Fight for relevance vs fight to not be forgotten

Khap panchayats argue, including in Supreme Court, that falling sex ratio and other factors are encouraging changes within. But for family of Manoj, still waiting for justice in his murder along with wife Babli, courts are not enough to drive that change

By: Express News Service | Updated: January 21, 2018 8:37:03 am
haryana marriage rules, haryana sex ratio, haryana district court,  honour killing haryana, khap panchayat, khap panchayat haryana, Satrol khap of Hisar relaxed the rules for marriage because of Haryana’s skewed sex ratio

Squatting on the floor of her courtyard cleaning dishes, Chandrapati’s face lights up at the mention of her son Manoj. “Bahut intelligent ladka tha ji, hamesha hasta rehta tha (He was a very intelligent boy, always smiling).”In June 2007, Manoj, 24, was killed, along with wife Babli, 22. Both residents of Karora village in Haryana’s Kaithal district, they fell foul of the same ‘gotra (clan)’ rule of the Banwala khap panchayat.

In 2010, the Karnal District Court handed the death penalty to Babli’s brother Suresh, cousins Gurdev and Satish, paternal uncle Rajender, and maternal uncle Baru Ram. Her grandfather and khap leader Gangaraj was given life imprisonment. The driver of the vehicle allegedly used in the crime, Mandeep Singh, was sentenced to seven years.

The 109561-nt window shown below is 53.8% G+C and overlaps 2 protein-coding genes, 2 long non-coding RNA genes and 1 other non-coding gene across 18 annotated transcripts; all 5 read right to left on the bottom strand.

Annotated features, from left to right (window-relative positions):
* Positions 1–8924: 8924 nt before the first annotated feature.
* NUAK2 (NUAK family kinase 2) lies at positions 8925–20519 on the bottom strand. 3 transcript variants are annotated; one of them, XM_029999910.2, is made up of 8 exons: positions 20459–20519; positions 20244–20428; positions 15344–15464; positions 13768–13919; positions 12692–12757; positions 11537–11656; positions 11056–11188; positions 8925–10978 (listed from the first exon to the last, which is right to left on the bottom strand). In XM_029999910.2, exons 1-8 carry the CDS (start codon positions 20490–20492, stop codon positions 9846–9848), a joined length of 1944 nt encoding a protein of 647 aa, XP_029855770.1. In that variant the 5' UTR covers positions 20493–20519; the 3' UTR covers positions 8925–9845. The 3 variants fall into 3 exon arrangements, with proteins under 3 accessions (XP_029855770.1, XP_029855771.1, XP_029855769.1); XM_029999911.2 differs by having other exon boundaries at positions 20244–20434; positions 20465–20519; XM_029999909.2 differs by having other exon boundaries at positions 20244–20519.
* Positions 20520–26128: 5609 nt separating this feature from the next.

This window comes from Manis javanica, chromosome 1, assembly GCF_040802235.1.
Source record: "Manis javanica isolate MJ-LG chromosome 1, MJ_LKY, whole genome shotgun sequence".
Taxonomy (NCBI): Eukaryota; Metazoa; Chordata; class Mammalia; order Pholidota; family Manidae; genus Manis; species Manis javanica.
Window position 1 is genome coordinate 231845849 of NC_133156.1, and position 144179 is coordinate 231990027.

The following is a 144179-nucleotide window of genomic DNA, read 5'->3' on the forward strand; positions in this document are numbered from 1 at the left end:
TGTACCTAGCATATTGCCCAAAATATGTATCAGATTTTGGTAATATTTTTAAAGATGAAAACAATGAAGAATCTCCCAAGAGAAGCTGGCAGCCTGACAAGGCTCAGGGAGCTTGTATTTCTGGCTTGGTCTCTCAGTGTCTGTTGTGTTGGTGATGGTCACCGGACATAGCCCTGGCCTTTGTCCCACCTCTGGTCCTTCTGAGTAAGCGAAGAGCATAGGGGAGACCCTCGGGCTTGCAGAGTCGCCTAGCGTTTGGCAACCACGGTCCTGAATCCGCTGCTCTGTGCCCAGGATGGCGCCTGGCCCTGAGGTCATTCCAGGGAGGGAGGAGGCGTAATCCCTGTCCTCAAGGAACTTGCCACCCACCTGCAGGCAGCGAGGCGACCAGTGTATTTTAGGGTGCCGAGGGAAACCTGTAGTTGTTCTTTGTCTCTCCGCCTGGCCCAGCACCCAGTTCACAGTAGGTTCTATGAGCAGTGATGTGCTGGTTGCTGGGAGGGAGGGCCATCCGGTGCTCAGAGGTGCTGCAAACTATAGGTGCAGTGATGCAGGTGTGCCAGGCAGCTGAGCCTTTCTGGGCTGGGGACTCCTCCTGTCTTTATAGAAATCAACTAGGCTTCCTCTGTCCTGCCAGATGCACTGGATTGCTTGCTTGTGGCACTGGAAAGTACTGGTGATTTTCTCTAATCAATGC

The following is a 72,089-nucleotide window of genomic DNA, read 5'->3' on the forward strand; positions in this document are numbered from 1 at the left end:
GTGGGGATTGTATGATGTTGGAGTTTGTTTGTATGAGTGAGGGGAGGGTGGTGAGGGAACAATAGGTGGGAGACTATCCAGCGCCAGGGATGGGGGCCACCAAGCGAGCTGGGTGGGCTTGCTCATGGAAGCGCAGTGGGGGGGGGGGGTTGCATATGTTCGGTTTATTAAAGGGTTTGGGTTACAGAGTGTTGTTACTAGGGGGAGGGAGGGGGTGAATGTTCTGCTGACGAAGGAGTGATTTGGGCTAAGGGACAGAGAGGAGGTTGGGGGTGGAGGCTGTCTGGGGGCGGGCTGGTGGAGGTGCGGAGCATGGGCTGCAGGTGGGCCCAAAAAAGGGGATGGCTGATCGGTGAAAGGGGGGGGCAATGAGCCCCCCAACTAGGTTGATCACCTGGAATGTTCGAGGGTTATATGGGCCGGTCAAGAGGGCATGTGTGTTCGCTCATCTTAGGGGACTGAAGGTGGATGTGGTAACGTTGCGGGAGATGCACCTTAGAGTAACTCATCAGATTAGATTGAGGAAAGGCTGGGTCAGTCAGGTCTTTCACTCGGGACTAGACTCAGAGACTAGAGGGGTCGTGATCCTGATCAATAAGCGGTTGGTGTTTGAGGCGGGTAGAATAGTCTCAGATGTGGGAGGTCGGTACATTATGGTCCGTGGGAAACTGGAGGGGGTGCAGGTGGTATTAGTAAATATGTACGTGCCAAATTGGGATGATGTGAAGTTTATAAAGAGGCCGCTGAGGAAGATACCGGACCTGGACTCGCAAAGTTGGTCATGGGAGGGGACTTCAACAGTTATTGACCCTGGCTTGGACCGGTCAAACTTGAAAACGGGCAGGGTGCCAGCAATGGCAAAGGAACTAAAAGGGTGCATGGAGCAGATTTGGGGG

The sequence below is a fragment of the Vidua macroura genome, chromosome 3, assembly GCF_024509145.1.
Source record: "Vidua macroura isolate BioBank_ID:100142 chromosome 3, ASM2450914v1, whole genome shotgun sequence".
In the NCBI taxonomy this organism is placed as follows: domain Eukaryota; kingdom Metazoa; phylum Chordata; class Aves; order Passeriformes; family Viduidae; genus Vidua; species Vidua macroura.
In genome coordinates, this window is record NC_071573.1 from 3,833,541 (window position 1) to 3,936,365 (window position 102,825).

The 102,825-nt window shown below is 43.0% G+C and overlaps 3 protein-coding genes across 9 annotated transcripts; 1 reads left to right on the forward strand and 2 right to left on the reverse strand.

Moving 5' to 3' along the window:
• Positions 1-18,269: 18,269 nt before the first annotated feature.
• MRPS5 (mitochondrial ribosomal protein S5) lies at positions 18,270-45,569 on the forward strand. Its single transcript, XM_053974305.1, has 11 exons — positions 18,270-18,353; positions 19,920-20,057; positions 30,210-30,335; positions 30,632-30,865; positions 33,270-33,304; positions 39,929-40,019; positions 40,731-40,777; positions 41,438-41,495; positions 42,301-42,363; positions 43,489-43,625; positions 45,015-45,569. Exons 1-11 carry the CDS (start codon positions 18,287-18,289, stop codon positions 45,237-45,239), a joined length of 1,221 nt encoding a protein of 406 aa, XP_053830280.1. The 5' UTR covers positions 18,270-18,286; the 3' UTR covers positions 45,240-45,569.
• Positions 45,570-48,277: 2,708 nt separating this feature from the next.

“It was a first. Never before was such a judgment given in the case of an honour killing dictated by the khap,” recalls Seema, 30, Manoj’s sister who is a constable now.

With the family still fighting the case in the Supreme Court, she is guarded while talking about her eldest sibling. But the Supreme Court’s remarks on January 16, observing that “any adult” has “the right to marry anyone”, makes her wonder — Could Manoj and Babli have lived?

haryana marriage rules, haryana sex ratio, haryana district court,  honour killing haryana, khap panchayat, khap panchayat haryana, Babli, along with her husband Manoj, was killed in 2007 allegedly on khap order.

Now, over 10 years after the two killings, speaking on behalf of the khaps of Haryana in the Supreme Court, Lt Gen D P Vats (retd) claimed that threatening a boy or a girl over marriage is “a thing of the past”. “Things are changing. There is a need for an educational, persuasive and participative approach in dealing with the khaps, and not one which is coercive and punitive,” he says. In the SC, Vats also said that khaps are open to inter-caste marriages now because of the state’s skewed sex ratio and to keep up with the times.

Covering 42 villages across four tappas (blocks), the Satrol khap of Hisar is Haryana’s biggest khap panchayat. It is also the first reflection of the ‘change’ that Vats refers to. In 2014, it “made history” by allowing inter-caste marriages and marriages within the khap, provided the bride and the groom didn’t share the 3 ‘Gs’ — “gotra, gaon and govand (clan, village and neighbouring village)”.
The 74-year-old president of Satrol khap, Inder Singh Mor, at whose behest the change was initiated, says it was the only way to stay relevant. “Haryana has a poor sex ratio and there are not enough brides for our men. Female foeticide is a problem. Several youths came to us raising concerns about their marriage,” says Mor, at his house in Baas village in Hisar district. “It took me over two years. Finally 90 per cent of the tappas agreed, and we changed the rules.”